Okay. I have a tough question and please forgive anything that is not PC and I do not mean anything at all offensive by this post. This is out of genuine concern for the health of a family member. My step-sister has been taking testosterone and is going to get gender reassignment surgery in the next few months. Her entire family supported her decision to come out and is trying to understand this more recent decision, so this isn't a question of acceptance of a lifestyle or anything.
I am very worried about the health implications of this. She has been a vegan for the last few years, and I don't think she's been very vigilant about keeping a healthy balance of her nutrients (definitely an excess of soy and sugar and crappy vegan junk food). When she started taking testosterone, she rapidly gained weight. She has a history of obesity, lost a lot of weight initially when going vegan, gained a lot back and then gained much more back when she started with the testosterone. She is undiagnosed, but I strongly suspect she has Asperger's. She's struggled with some serious depression issues (some of which is definitely situational since she has led a very difficult life). I feel like the Asperger's, the depression, veganism and obesity all point to a strong possibility that there are some serious hormonal imbalances and I am afraid those are possibly impacting her decision in this matter.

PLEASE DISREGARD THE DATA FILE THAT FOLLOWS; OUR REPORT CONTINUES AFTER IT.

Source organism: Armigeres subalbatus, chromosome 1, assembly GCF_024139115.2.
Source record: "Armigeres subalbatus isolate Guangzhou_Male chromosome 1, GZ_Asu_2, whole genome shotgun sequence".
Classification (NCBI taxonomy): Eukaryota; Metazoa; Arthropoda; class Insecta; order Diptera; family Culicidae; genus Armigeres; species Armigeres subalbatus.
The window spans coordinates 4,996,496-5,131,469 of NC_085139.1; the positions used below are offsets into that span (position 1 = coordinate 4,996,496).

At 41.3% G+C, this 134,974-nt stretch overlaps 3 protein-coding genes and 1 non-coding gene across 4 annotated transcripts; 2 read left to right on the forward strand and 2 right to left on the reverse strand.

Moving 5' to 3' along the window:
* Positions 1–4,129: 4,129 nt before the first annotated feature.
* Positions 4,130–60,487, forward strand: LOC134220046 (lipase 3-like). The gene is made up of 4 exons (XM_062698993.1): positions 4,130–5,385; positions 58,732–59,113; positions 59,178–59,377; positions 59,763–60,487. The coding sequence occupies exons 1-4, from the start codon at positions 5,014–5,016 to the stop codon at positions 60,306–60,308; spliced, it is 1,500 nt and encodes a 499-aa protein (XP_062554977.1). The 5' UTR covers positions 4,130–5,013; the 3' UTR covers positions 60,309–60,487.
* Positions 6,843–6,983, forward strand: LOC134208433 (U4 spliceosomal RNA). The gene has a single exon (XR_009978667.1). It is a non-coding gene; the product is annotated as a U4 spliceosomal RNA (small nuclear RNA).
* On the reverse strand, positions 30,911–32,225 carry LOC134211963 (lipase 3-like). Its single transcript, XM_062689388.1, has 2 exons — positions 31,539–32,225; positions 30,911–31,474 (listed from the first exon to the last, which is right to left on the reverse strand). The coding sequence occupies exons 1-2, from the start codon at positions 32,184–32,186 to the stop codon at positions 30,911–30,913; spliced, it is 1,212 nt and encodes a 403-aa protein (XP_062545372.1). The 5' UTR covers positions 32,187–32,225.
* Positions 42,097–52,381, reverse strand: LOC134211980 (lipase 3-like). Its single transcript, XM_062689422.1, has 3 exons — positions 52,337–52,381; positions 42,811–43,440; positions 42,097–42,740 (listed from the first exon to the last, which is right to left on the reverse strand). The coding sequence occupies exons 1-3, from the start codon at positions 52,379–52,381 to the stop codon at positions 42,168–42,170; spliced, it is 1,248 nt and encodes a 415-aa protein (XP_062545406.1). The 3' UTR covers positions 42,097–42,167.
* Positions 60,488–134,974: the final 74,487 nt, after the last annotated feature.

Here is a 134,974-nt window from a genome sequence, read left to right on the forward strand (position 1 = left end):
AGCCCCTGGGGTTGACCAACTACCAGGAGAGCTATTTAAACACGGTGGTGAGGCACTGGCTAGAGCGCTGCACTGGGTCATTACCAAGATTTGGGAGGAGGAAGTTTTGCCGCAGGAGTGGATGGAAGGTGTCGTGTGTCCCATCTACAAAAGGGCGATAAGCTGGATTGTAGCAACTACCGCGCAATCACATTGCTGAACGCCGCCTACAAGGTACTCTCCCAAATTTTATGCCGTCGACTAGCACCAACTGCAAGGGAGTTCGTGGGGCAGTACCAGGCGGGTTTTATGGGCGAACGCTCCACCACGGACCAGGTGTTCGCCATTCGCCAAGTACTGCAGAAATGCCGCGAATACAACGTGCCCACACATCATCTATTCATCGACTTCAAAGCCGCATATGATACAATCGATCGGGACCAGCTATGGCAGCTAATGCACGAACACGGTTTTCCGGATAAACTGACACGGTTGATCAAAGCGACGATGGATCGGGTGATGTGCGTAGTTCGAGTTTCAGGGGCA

I am afraid this is going to do horrible things to her body, health and longevity. I am not passing judgment on the decision. I am just scared that this is going to throw her body completely out of whack. Does anybody have any experience with this? Please educate me if I am being ignorant. Will this increase her chance of getting cancer, heart disease, etc? What will a lifetime of taking testosterone do to her body? Any help is appreciated, thank you.
asked byMarcy_1 (4181)
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on June 03, 2012
at 03:27 AM
I have a transgendered FtM sibling in college who has been taking hormones since he turned 18. He told us he was a boy even as young as 4 or 5. Thank God my parents were open minded, enlightened and supportive enough for him to start getting help when he was a teenager.
Unfortunately we live in a binary gendered society with no room for "in-betweens." There is a great legacy of transgendered people even among hunter gatherers like American Indians. Such people were recognized as their preferred pronoun and sometimes even spritually revered.
That said, so far there isn't a whole lot of research showing adverse effects of the female to male hormones besides the risk one already takes just being male. Transgendered men take on men's increased risk of heart attacks, blood pressure, acne, balding and presumably a lower average lifespan. I've seen anecdotal evidence of possible bone density problems, but I wonder if this is a problem because people doing the hormonal transition are not advised on how to handle the increased nutritional needs of going through a second puberty. Bigger muscles, and even slight height changes occur if you start hormones early enough. If you're fueling that with cereal and skim milk you aren't going to get what essentially a growing teenage boy needs (even if you are already in your early twenties.)